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Is there a way to basically have an allow all policy on your top level domain, and any subdomains disallow all? I would rather that my public facing app servers not get indexed, but from what I can tell, no robots are even polling for robots.txt when it hops from our top level domain to a subdomain through a link.

I've always felt like mapping out all of the off limits places for robots.txt is giving away a roadmap to anyone who wants to know where the good stuff is at.

What type of Robots.txt security strategies would be best for a webapp environment?

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there are no robots.txt security strategies, robots.txt has nothing to do with security. –  ordag Jan 31 '12 at 17:11
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5 Answers

up vote 5 down vote accepted

You are incorrect in your assumption that robots.txt on subdomains are ignored. Most search engines will grab and obey the robots.txt for individual sub-domains.

If you wish you can instruct spiders not to index elements of your website without listing them in robots.txt, through either:

  1. Adding <meta name="robots" content="noindex" /> to the HTML of the web pages
  2. Adding X-Robots-Tag: noindex to your HTTP headers

More details available here

However, regardless of this you should not be relying upon robots.txt for security. What you are leaning towards here is security through obscurity which is widely regarded as a bad idea.

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Bad idea indeed, but it can be used to add a layer of security: the algorithm/method used would be uncommon and possibly harder to guess than a password (like changing the protocols, especially ciphered ones, think of it like using a salt on hashing algorithms). –  Aki Feb 5 '12 at 12:25
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You should never rely on robots.txt to offer you any kind of discretion or security.

Sure, the big engines will respect it, but anyone can write a crawler and find "the good stuff", as you called it.

If there is a resource on your webserver that you don't want everyone to be able to access, you should restrict the permissions using .htaccess or a similar mechanism, depending on the server.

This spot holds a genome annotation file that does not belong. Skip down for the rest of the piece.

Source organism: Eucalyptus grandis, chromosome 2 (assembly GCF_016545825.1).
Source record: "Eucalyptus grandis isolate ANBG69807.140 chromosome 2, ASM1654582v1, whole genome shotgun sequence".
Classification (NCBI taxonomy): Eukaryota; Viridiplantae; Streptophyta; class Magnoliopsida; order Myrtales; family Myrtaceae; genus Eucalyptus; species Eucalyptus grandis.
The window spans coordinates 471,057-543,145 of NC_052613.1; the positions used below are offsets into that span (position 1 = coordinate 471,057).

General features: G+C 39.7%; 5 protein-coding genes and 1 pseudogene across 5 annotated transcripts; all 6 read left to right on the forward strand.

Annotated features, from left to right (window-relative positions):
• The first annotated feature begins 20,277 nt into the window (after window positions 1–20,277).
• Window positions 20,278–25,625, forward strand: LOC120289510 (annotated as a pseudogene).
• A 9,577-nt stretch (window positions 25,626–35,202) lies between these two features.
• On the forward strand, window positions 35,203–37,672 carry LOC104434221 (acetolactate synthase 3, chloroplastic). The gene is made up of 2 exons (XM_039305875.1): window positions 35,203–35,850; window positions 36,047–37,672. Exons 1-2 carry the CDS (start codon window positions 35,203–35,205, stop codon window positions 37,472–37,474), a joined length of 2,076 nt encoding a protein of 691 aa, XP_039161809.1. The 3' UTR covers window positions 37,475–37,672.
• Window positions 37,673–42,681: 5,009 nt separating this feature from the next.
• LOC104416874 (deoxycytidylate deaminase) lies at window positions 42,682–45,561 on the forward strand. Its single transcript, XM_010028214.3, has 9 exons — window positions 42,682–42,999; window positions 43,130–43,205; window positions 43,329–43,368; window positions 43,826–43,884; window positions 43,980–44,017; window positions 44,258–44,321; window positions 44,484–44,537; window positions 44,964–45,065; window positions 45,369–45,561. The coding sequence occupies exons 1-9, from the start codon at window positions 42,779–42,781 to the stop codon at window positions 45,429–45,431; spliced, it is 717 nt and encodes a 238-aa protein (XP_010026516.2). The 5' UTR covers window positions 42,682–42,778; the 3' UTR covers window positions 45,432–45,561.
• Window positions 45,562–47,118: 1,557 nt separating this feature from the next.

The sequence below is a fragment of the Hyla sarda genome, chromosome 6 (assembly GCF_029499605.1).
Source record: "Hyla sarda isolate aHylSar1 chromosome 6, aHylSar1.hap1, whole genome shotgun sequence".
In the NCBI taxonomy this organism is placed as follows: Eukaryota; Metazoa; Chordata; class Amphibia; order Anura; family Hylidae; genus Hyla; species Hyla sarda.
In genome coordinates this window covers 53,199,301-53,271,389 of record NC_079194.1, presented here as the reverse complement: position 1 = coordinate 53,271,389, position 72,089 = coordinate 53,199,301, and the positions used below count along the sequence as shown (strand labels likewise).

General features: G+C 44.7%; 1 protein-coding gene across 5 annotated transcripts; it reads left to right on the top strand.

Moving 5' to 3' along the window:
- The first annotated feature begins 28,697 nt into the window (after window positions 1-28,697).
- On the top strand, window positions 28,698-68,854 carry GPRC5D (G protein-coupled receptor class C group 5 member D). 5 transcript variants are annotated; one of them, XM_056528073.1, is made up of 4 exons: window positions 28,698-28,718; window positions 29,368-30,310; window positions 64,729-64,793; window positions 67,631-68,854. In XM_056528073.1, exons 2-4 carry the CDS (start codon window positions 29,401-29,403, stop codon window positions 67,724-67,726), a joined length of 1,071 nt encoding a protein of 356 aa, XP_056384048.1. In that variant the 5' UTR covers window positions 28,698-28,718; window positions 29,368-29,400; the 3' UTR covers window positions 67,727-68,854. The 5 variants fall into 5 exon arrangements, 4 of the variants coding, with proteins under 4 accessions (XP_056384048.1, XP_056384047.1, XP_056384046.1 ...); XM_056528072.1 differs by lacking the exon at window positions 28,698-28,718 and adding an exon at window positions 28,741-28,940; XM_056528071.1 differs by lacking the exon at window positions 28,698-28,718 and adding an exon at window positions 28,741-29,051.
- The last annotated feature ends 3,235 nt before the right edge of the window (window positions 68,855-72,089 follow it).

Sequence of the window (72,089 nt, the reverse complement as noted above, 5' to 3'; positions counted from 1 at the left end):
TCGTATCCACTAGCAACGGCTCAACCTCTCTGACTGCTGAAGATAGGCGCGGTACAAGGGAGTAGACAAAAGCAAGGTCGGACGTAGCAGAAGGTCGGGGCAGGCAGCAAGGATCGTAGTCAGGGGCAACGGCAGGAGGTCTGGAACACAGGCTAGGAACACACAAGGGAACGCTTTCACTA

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htaccess rules and mod_security is already rolled out. This isn't so much about beating those that have the means to crawl, but rather just tuning the google/yandex/bing/etc bots to avoid having something added to an easy google dork, and thus having it sweep my stuff as well. –  neil Jan 31 '12 at 7:30
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Security wise, robots.txt usage has two rules.

  1. Do not try to implement any security through robots.txt. The robots file is nothing more than a kind suggestion, and while most search engine crawlers respect it, malicious crawlers have a good laugh and continue at their business. If it's linked to, it can be found.
  2. Do not expose interesting information through robots.txt. Specifically, if you rely on the URL to control access to certain resources (which is a huge alarm bell by itself), adding it to robots.txt will only make the problem worse: an attacker who scans robots.txt will now see the secret URL you were trying to hide, and concentrate efforts on that part of your site (you don't want it indexed, and it's named 'sekrit-admin-part-do-not-tell-anyone', so it's probably interesting).

So, by all means, use robots.txt to tell search engines which parts of your site you want them to index, and when to revisit them, but never use it for security. If you have things to hide, use actual protection (and if you don't want something to show up in search engine results, chances are you should be password-protecting it anyway).

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As Kenny said, don't rely on robots.txt for security. If you don't want a page to be indexed, you have three options (if the crawler follows the guidelines, which some won't):

  1. add a rel=nofollow,noindex to link tags that a crawler shouldn't follow or index.
  2. Add a robots.txt to each domain, and set the robots.txt on subdomains to deny /
  3. Add the header tag <meta name="robots" content="noindex,nofollow" /> to each page that the crawlers shouldn't index.
  4. (optional) There is also a HTTP header X-Robots-Tag: noindex,nofollow which does the same as the header tag.

There will be crawlers that ignore this, but the big ones should follow these rules and not index these pages.

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As everyone has mentioned, your robots.txt file does not provide a mechanism for security, and if you want to tell crawlers NOT to index your subdomains, you can use individual robots.txt files for each subdomain. Here's what one of those robots.txt files would look like:

User-agent: *
Disallow: /

For more information about robots.txt, here are a few resources:

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